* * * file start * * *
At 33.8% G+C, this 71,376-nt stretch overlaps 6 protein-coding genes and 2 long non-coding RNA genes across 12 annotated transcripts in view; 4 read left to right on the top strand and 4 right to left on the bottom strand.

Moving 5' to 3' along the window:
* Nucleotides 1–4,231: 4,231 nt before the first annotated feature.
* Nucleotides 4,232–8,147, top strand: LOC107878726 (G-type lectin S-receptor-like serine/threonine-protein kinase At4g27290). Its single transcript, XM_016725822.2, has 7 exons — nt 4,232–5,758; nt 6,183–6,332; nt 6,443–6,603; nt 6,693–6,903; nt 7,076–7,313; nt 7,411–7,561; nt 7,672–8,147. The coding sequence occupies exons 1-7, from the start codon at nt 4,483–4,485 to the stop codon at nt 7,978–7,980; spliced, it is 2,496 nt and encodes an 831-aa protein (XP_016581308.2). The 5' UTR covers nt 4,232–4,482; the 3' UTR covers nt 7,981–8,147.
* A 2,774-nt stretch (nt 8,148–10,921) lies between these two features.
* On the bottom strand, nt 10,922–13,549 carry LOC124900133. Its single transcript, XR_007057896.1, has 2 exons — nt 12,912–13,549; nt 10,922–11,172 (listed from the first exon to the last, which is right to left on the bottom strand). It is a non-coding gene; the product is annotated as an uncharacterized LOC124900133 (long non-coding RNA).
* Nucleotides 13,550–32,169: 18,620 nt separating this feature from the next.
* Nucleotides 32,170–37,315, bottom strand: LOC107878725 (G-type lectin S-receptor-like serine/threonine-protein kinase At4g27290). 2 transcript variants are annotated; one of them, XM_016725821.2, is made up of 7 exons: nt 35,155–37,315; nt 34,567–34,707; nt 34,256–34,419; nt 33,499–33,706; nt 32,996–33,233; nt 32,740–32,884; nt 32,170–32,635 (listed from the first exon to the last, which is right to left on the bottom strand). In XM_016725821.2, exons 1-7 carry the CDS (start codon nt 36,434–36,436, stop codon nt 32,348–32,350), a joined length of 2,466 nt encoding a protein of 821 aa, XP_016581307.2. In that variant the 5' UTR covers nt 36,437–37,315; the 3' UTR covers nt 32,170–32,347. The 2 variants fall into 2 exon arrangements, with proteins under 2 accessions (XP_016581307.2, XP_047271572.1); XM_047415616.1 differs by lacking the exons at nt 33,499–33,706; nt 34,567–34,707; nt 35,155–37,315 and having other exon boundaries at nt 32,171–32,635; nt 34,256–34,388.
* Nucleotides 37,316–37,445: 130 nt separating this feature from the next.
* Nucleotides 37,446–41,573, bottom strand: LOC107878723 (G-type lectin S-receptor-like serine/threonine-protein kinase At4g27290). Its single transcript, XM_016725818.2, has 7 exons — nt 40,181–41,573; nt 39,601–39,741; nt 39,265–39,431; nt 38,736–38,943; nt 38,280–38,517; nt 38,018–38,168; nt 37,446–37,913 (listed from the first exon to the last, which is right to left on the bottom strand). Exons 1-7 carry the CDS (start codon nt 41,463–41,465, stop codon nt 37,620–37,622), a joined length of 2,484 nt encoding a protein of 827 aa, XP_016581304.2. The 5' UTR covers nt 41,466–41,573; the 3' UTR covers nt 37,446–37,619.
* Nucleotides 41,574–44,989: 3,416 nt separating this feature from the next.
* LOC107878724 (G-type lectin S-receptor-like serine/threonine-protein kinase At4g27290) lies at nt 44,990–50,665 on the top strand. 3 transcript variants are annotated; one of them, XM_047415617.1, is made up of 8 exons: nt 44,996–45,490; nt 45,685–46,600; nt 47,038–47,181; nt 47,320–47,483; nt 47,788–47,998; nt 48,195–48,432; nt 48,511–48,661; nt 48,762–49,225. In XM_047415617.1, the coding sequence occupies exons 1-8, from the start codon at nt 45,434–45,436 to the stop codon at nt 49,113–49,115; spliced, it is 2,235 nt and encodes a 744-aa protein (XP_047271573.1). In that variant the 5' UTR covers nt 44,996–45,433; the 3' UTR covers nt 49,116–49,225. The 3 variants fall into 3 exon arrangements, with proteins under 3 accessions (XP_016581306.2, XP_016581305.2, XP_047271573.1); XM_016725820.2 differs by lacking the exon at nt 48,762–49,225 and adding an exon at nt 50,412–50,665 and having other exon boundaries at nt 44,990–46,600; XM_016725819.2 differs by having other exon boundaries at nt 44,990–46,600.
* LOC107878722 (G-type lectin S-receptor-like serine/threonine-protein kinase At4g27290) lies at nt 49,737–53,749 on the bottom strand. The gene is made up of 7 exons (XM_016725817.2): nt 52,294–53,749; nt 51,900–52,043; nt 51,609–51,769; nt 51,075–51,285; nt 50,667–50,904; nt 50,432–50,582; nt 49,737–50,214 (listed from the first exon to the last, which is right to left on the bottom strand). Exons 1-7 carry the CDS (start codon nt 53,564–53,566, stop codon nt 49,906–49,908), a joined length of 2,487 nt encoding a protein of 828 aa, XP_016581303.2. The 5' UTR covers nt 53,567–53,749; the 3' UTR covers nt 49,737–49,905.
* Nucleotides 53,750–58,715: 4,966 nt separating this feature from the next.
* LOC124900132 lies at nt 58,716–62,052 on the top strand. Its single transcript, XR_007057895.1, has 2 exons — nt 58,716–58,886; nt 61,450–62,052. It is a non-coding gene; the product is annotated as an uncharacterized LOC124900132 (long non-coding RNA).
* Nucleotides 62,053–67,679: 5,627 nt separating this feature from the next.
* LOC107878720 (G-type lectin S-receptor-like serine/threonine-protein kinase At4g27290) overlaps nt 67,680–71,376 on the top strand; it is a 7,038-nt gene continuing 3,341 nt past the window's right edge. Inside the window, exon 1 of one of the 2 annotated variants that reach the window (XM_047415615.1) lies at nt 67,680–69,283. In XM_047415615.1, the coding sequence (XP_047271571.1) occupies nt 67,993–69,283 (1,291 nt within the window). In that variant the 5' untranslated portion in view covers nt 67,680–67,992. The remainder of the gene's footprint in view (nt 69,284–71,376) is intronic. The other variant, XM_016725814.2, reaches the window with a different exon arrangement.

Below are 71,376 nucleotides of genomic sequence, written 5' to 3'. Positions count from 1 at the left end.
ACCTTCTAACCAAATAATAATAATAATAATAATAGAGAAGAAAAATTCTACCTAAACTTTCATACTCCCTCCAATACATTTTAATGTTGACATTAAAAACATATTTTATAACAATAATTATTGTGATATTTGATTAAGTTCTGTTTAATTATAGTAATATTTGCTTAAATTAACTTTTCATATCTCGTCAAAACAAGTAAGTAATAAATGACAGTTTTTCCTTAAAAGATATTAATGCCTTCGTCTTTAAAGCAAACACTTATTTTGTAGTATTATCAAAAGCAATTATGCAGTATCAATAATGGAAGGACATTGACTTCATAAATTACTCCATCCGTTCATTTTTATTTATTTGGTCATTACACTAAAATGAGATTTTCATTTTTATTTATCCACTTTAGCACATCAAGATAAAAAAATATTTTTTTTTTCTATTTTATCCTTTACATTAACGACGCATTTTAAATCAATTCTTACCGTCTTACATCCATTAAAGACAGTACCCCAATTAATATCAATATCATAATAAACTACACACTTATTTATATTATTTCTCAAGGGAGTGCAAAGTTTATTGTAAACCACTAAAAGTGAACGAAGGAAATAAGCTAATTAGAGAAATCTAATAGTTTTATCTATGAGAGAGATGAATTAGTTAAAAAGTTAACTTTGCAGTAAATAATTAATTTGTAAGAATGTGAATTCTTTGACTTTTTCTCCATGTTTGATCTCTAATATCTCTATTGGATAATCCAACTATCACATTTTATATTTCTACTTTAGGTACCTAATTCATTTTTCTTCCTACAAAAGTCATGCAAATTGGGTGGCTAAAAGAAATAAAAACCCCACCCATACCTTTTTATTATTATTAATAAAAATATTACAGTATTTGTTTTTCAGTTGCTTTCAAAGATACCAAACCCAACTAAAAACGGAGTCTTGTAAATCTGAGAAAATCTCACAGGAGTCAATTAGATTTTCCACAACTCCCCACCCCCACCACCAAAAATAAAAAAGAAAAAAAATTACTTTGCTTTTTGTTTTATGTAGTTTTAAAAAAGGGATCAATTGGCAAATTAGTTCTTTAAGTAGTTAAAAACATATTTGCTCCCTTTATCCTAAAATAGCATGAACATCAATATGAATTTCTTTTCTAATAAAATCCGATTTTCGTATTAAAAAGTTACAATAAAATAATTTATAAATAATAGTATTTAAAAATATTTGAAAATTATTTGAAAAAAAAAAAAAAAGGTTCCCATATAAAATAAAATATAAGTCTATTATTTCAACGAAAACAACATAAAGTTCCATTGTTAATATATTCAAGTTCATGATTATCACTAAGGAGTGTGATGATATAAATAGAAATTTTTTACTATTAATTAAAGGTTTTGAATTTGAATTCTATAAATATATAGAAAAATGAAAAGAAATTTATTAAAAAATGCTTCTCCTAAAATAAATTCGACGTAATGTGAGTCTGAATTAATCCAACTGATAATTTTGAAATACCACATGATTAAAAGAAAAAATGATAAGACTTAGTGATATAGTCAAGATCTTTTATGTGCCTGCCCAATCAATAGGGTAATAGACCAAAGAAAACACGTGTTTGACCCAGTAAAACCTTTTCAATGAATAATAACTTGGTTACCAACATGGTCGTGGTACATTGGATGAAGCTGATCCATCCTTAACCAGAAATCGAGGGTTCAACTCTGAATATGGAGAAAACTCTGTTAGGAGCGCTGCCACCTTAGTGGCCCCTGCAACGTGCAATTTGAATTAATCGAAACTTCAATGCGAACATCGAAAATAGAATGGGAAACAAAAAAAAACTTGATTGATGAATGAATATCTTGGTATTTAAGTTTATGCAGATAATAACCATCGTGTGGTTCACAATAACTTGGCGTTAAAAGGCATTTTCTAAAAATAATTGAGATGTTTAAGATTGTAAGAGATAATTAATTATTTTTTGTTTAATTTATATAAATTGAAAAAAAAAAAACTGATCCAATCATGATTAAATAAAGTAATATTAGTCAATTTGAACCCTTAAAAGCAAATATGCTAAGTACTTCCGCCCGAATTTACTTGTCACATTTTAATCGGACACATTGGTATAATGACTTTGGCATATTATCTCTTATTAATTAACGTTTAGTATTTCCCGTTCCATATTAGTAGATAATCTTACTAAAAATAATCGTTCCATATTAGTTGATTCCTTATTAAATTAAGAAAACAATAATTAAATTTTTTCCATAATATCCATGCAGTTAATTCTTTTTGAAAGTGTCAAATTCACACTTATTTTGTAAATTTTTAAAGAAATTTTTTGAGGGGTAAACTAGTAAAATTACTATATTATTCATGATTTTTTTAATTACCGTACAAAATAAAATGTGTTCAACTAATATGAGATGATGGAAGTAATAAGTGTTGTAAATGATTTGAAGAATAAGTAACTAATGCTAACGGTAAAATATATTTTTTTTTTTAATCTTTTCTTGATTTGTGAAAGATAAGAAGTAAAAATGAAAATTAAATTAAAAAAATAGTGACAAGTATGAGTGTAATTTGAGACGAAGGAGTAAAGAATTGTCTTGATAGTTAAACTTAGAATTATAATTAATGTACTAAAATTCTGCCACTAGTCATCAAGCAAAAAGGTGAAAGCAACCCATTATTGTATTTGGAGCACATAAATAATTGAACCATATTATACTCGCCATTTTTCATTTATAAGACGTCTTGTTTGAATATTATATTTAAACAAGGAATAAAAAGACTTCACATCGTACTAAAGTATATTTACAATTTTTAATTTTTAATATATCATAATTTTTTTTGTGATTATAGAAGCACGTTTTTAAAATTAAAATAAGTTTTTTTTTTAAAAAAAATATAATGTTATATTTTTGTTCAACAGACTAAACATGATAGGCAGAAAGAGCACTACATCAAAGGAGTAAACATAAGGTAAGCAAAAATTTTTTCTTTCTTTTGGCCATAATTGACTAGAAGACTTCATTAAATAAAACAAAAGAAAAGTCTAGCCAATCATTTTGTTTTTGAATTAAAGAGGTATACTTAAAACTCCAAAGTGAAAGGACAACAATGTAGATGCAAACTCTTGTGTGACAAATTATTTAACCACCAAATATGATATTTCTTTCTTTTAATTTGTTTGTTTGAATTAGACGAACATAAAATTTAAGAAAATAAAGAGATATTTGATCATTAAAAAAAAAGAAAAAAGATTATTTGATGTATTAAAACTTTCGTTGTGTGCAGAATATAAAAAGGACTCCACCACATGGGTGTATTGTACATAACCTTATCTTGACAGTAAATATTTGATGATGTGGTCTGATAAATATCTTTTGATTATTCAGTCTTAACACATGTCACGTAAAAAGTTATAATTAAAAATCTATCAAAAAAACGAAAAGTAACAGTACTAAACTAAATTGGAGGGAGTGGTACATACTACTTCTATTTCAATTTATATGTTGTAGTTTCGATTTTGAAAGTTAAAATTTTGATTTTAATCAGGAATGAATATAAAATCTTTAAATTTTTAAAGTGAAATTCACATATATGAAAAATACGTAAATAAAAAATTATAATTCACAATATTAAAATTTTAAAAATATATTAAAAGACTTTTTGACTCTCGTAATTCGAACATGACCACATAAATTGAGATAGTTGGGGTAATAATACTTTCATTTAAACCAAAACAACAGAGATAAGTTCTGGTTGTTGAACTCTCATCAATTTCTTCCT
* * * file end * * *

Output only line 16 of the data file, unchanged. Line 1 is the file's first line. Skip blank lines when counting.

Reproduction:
* Nucleotides 62,053–67,679: 5,627 nt separating this feature from the next.